Hypersomnia: What causes it?

On the website MayoClinic.com, they explained the term:  Hypersomnia as characterized by recurrent episodes of excessive daytime sleepiness or prolonged nighttime sleep.  People with hypersomnia are compelled to nap repeatedly during the day, often at inappropriate times, despite getting adequate sleep.  Hypersomnia has many potential causes, including:

In addition, certain medical conditions can contribute to hypersomnia, including multiple sclerosis, depression, encephalitis and epilepsy.  Sometimes the cause of hypersomnia can’t be determined.  Doctors refer to this as idiopathic hypersomnia.

Treatment depends on the underlying cause of hypersomnia.



5 thoughts on “Hypersomnia: What causes it?

  1. Monique says:

    I know exactly what you mean! Some days, my alarms (I have 3) goes off for hours and I sleep straight through it. My boyfriend even bought me the alarm clock for people who have hearing impairments. It would shake the bed violently when it went off. However, it met an unfortunate end when I slept through it for about 2 hours and the connection between the vibrating disk and the clock began to smoke.

    I was long convinced that my frequest and random passing out on the couch (once with my dinner still in my lap) was due to graduate school sleep deprivation. However, that is long over and I get pleanty of sleep at night – yet it still happens off and on. My mood is pretty consistent and I don’t have other signs of depression either.

    Of course, while Depression is often a favorite diagnosis for so many ills, one should always consult an MD prior to going for a psychological diagnosis in regard to issues that more often have a physical component (such as hypersomnia). This is a good practice, since some issues that appear psychological can be easily addressed physical issues or more nepharious ones that require early detection (i.e., brain tumors, cadiovascular issues, and so on). The body and mind are connected intimately, but addressing the physical possibilities first is a more concrete way of addressing the problem. It gives a good place to start.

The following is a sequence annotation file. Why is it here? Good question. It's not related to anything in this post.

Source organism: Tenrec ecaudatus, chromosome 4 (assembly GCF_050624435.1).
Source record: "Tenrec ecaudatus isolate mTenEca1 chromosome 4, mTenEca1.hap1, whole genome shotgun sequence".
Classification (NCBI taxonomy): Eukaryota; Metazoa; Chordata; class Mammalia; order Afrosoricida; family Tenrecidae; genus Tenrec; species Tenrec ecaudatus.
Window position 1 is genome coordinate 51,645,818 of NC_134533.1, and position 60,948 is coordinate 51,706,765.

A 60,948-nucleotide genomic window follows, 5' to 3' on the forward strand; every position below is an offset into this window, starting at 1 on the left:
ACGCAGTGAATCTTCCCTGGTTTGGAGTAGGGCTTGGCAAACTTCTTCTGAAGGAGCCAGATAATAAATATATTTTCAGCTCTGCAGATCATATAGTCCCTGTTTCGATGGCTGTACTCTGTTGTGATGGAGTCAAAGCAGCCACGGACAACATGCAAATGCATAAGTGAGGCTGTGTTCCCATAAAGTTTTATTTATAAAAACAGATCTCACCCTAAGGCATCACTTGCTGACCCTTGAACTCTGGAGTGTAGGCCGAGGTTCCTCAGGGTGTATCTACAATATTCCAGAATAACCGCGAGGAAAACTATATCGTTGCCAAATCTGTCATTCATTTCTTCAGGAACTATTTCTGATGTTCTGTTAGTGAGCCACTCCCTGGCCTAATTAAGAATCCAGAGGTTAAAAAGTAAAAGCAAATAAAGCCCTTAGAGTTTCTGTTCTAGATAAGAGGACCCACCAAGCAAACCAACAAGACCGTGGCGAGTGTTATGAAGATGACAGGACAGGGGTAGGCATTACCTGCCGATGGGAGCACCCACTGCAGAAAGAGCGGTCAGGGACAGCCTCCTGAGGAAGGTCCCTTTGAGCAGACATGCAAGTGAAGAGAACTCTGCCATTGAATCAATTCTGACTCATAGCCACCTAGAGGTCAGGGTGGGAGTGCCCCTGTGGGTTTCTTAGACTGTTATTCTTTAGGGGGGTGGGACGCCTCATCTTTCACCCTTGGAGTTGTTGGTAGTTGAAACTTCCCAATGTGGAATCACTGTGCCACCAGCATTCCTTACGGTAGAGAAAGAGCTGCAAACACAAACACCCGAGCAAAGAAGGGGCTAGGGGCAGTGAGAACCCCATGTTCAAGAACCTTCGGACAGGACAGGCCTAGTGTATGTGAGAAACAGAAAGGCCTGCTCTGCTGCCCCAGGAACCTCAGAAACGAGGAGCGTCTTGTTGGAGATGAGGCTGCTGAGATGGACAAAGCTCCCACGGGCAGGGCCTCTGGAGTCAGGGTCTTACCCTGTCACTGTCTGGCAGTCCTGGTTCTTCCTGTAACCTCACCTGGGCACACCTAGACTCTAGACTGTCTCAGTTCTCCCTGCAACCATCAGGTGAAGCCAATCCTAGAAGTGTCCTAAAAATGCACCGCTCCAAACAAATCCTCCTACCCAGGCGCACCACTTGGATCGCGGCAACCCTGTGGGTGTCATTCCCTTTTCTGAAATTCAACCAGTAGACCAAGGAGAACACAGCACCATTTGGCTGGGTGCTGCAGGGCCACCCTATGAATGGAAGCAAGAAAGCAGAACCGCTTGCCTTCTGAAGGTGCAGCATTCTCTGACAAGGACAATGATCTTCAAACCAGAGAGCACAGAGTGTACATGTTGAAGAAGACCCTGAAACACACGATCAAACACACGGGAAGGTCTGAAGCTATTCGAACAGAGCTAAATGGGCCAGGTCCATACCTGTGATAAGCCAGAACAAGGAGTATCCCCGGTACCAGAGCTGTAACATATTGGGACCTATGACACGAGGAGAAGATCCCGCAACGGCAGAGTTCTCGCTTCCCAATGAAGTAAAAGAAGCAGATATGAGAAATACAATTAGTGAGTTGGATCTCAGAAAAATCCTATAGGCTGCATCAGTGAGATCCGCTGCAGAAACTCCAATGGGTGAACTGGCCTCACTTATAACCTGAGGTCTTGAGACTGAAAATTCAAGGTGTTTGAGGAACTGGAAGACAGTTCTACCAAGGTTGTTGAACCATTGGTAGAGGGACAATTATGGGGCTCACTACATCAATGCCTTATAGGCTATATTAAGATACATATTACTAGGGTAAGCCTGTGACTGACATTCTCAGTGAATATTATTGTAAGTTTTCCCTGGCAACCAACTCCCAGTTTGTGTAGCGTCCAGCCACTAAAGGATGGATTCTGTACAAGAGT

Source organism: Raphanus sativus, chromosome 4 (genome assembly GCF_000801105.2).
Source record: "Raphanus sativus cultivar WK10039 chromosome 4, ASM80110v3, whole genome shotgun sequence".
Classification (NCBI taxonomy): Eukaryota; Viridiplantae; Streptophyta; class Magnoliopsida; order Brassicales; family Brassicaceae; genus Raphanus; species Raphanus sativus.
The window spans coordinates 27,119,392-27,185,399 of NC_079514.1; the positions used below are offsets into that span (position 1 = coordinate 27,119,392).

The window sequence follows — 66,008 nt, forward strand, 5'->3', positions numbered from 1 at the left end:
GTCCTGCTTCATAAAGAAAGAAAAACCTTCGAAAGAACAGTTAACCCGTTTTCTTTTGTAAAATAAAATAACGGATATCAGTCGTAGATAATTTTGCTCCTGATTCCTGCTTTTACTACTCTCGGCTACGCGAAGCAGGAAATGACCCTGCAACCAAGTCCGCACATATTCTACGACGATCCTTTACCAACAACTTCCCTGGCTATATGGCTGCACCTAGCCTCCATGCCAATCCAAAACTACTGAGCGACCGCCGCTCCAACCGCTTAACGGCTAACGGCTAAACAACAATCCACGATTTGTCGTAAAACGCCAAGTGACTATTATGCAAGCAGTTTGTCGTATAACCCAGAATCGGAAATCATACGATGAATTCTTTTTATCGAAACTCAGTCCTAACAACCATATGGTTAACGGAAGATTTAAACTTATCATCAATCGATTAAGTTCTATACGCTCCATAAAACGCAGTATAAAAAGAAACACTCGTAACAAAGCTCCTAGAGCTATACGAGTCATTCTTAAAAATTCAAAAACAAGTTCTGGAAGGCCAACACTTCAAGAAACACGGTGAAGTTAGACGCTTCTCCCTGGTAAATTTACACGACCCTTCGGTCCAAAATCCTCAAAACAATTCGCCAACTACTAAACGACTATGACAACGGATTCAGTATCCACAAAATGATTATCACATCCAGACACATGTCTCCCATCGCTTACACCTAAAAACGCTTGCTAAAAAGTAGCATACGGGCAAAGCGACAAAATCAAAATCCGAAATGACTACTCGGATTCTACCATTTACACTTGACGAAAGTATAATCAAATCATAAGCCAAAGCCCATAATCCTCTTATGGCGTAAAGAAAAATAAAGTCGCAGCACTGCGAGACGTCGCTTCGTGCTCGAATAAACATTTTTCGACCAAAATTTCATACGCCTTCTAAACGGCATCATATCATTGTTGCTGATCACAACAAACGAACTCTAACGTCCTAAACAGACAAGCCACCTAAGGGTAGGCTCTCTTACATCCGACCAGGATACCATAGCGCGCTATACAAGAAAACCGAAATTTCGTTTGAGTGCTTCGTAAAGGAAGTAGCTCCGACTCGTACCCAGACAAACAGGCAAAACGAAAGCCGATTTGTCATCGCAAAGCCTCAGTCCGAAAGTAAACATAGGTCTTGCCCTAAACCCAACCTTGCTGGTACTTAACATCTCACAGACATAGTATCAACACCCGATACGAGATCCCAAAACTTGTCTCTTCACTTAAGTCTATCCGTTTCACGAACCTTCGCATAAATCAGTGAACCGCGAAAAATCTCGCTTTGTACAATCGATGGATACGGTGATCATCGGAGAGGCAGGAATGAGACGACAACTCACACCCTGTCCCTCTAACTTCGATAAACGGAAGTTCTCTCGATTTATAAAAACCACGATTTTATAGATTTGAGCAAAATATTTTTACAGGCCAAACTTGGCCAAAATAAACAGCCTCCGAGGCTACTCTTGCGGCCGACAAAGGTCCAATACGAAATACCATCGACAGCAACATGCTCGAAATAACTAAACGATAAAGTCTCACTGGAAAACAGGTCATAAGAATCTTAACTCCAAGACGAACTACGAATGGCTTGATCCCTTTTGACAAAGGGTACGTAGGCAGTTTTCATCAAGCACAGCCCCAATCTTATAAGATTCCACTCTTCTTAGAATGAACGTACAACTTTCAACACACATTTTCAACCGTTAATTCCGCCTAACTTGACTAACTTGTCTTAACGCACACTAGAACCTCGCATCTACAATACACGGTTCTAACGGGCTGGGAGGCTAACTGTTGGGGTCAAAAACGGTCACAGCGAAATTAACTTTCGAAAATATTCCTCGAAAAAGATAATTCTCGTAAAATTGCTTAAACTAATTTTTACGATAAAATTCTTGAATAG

I will take my own advice.


  2. Allen J. Montand says:

    I normally go to bed about 12 am. I wake up about 7 am but have no will to get up. I watch some TV while in bed. Then I fall sleep, in spite of loud TV, and wake up about 12 PM. I have no idea how time went bye. It’s as if I fainted or something. I hate it so much because it is such a waste of time. I’d rather get up and do something constructive or go to the beach and walk (I’m retired and live in San Diego where we enjoy great weather year around!)

    This has been going on for about 10 years. I broke this cycle for about a year by forcing myself to get up and this was the happiest time in my life. I was so proud of myself and very excited. Unfortunately I fell back in the trap again. The problem is that I don’t seem to have any will power. I don’t feel depressed and my mood is pretty steady. I’m reasonably happy and well adjusted and not gloomy at all so I reject the notion that my oversleeping is due to depression. Any clues will be greatly appreciated. Allen


    • cherished79 says:

      I’m so happy this worked for you. I rarely get a good night’s sleep; the dog sleeps better than me and she sleeps during the day also. If it wasn’t for meds, I’d be up watching re-runs of “Laverne & Shirley” at 3:00 a.m.


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